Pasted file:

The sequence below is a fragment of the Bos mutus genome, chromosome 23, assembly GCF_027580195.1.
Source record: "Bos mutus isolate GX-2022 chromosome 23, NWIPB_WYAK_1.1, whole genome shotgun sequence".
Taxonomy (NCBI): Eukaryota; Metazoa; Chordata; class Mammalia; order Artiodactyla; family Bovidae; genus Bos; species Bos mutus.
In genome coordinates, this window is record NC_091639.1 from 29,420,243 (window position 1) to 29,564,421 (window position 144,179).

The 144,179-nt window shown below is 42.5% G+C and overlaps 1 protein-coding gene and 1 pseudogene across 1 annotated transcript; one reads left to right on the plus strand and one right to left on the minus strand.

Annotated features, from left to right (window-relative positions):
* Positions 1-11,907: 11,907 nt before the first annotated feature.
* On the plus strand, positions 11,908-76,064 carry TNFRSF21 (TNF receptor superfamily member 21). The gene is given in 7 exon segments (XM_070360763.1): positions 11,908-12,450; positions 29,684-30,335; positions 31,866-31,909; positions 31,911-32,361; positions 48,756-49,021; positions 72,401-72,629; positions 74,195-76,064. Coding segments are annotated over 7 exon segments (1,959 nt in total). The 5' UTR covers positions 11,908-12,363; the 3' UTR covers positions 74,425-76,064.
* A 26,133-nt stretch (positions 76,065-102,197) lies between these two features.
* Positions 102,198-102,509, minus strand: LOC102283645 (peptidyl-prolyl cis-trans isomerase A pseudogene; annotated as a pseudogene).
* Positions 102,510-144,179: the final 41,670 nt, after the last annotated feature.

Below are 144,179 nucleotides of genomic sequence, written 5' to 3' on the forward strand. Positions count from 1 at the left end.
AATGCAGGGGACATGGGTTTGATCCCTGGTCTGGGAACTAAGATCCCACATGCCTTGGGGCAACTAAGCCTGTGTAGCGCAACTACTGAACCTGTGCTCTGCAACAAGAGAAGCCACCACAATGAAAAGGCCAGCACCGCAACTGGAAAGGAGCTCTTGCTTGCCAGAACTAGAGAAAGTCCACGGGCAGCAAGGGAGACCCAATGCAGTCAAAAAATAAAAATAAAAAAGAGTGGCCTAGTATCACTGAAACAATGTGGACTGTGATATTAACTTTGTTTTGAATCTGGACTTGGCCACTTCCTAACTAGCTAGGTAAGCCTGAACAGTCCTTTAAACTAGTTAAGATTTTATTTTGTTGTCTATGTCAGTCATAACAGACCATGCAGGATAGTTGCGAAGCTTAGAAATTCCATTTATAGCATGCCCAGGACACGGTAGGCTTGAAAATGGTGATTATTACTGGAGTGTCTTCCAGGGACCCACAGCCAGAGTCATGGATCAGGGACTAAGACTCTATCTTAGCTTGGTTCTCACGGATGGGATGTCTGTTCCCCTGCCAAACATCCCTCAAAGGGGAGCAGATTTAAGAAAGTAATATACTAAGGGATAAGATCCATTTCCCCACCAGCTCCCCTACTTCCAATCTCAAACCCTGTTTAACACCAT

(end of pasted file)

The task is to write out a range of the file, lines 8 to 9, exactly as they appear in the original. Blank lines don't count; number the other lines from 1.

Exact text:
* On the plus strand, positions 11,908-76,064 carry TNFRSF21 (TNF receptor superfamily member 21). The gene is given in 7 exon segments (XM_070360763.1): positions 11,908-12,450; positions 29,684-30,335; positions 31,866-31,909; positions 31,911-32,361; positions 48,756-49,021; positions 72,401-72,629; positions 74,195-76,064. Coding segments are annotated over 7 exon segments (1,959 nt in total). The 5' UTR covers positions 11,908-12,363; the 3' UTR covers positions 74,425-76,064.
* A 26,133-nt stretch (positions 76,065-102,197) lies between these two features.